War and Depression

Ron Rood and Linda Thatcher

Utah’s thousands of years of prehistory and its centuries of known recorded history are so distinctive and complex that a summary can only hint at the state’s rich heritage. The synopsis offered here follows major themes in Utah history and includes some of the significant dates, events, and individuals.

Beginning with World War I, events in Utah generally echoed the national scene. Utah made her contribution to the war effort and her businesses enjoyed temporary prosperity. The 1920s and the 1930s in Utah were marked by increased union activity, particularly in the coal and copper industries. In 1933 the United Mine Workers of America finally succeeded in unionizing the Carbon County coal mines.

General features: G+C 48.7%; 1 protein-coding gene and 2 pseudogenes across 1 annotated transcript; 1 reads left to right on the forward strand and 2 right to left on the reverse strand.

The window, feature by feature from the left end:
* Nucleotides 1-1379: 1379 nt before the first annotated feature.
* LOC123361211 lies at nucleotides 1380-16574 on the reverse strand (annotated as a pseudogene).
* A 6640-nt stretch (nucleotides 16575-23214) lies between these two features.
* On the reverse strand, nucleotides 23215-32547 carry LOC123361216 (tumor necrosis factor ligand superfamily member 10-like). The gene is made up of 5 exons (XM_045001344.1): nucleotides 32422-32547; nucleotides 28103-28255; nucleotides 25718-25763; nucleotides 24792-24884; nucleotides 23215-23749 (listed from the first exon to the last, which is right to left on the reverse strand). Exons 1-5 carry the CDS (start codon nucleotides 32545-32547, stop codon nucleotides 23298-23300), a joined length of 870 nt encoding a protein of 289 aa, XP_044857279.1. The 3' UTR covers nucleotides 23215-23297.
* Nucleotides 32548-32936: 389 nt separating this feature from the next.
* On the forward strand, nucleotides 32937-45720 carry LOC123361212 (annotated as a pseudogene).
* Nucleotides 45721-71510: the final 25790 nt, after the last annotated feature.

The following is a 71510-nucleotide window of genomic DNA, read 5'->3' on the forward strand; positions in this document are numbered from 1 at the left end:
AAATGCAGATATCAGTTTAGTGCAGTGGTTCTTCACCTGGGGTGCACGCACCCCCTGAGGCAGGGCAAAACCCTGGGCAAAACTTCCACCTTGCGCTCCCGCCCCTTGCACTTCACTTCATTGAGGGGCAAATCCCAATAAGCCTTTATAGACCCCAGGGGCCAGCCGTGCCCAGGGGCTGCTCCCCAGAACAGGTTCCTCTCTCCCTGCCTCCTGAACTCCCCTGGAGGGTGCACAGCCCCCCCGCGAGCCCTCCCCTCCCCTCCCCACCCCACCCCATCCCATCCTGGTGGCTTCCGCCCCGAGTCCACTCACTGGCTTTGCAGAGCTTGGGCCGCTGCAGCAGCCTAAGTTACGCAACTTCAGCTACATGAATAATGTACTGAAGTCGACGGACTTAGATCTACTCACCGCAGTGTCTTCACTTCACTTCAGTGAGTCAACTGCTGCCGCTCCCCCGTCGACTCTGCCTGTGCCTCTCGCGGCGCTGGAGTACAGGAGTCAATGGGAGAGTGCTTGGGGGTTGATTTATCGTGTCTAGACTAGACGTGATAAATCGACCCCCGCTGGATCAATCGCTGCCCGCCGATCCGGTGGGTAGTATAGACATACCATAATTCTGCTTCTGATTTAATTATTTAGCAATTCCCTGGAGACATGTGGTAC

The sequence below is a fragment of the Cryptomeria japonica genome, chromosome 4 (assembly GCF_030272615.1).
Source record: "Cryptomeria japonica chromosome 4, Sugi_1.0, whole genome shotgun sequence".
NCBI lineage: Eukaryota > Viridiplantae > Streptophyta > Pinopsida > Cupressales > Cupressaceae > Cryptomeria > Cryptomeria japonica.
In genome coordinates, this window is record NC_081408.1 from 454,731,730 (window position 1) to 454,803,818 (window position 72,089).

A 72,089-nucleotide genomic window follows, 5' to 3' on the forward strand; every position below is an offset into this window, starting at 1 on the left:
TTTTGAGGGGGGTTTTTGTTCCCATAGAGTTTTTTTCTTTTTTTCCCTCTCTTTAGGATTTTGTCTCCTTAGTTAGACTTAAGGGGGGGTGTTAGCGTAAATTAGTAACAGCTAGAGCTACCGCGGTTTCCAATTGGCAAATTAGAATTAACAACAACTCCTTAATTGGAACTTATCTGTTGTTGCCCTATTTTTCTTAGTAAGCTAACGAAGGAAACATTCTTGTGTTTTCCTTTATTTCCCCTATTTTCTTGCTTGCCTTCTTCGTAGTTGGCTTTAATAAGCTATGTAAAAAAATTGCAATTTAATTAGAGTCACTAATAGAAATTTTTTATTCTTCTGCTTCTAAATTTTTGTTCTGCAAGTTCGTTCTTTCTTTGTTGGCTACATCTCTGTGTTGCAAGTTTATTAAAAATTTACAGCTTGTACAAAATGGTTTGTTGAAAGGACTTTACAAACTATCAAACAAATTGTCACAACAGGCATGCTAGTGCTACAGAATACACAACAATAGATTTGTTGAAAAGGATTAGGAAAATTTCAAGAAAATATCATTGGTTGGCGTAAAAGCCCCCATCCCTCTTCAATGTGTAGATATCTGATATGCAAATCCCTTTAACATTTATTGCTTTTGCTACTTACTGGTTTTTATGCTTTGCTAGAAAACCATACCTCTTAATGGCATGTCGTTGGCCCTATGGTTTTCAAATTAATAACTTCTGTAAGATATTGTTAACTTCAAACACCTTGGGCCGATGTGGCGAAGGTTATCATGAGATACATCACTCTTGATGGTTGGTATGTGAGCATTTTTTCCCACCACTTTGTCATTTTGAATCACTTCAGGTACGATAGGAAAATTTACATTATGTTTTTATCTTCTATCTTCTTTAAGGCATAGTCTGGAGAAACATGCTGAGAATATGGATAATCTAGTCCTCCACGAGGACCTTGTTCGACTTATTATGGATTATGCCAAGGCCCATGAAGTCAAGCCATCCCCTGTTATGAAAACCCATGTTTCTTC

The Great Depression of the 1930s hit Utah especially hard. Unemployment was already widespread in mining and agriculture, and conditions worsened for a number of reasons. Severe droughts hit farmers hard in 1931 and 1934. High freight rates limited the expansion of manufacturing. Not until the New Deal programs such as WPA and the CCC came to Utah with a variety of cultural and reclamation and conservation projects was recovery, although slow, in sight.

With World War II came an increased demand for food production that boosted Utah agriculture. Important military installations, the Geneva steel plant, and other war-related industries brought new payrolls to the state. Utah was also the scene of prisoner of war camps and of Topaz, one of the relocation camps for Americans of Japanese ancestry.